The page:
Despite encouragement from the Peter Moores Foundation, which had enough faith in her talent to pay for her condition to be investigated, Llewellyn was unable to counteract what her body seemed to be telling her. She handed her scholarship money back. “My teacher told me I’d probably grow out of it – I think she was trying to reassure me it might not be the end. She was right. Your voice and body are always developing, and what it can’t cope with this year, it might next year.”
In Llewellyn’s case, it turned out to be 10 years. She became “a normal commuter working in an office” until she bought a flat in an unfamiliar area of London and realised she needed a social life. She joined the local music club, learned some Mozart arias and sang a handful of concerts. “Eventually the conductor sat me down and said ‘What are you doing?’. He said I ought to be taking it more seriously. That set me thinking.”
After some “brutally honest” assessments from people in the music profession, she undertook a summer opera course in Italy, applied for ENO’s Opera Works training programme and auditioned for the Glyndebourne chorus. “Things began to take shape,” she says. “The right people have come into my life at the right time.”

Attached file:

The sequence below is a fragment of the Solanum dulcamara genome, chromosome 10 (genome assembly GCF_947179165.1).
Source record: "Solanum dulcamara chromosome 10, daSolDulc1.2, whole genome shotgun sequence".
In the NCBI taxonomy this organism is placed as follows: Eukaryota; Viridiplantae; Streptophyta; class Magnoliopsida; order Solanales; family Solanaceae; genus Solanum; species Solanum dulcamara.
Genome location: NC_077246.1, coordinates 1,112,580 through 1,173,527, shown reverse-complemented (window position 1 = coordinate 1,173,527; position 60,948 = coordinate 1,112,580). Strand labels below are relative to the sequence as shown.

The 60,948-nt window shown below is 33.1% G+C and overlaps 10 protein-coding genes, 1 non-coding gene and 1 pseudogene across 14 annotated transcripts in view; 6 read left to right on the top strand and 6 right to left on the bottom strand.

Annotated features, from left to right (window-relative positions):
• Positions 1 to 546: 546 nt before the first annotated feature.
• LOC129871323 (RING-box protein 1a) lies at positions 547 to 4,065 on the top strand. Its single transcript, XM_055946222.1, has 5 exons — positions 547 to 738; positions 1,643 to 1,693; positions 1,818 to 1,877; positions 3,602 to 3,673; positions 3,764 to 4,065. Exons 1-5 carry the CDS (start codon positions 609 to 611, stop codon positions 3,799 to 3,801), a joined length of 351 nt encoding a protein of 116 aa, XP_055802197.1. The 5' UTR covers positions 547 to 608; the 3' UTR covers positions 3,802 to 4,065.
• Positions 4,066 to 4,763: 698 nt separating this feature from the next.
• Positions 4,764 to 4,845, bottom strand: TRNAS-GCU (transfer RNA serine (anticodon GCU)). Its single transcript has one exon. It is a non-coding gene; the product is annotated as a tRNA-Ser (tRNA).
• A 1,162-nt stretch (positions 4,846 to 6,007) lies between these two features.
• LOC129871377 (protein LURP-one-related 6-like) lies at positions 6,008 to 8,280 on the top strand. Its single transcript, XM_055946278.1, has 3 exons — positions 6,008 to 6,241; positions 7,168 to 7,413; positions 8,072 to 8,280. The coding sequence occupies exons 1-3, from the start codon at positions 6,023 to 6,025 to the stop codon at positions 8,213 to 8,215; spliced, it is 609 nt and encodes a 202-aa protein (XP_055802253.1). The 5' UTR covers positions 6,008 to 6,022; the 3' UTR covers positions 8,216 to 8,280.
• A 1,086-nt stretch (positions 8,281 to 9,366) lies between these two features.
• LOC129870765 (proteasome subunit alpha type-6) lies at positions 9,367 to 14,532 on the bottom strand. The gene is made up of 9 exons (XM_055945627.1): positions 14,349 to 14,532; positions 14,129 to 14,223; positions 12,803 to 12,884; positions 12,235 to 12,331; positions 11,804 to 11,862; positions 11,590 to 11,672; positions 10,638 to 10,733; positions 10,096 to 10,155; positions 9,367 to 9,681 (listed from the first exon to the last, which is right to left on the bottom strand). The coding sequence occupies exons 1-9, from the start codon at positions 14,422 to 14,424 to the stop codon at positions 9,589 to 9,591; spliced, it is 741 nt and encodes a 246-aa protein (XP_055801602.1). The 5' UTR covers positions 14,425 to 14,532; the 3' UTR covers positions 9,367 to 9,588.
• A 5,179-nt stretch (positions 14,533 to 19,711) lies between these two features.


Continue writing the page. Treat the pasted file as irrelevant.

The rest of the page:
Does it seem more of a job now than when she sang purely for pleasure? “There can be pressures from outside – ‘what will the critics say?’ – or they can be all in one’s head. Eventually you have to make up your mind: do the best job you can and let others decide whether they like it or not. But if you come off the stage saying ‘I haven’t short-changed the public’, that’s all you can ask of yourself.”
Her Amelia in ETO’s Simon Boccanegra suggests that medium-size Verdi could open up rich seams in her voice. But when I suggest that the logical next step would be to sing the part of Desdemona in Otello, she offers a qualified response. “If we can sort the colour thing ... ”.
Meaning? “Otello is black, everyone else is white. People think vocally first, and Desdemona is a fantastic fit for me, but it doesn’t occur to them that dramatically there’s a problem.”
This is the first time the question of race has surfaced in our conversation, and Llewellyn handles it with characteristic grace – not least when I suggest that opera is colour-blind.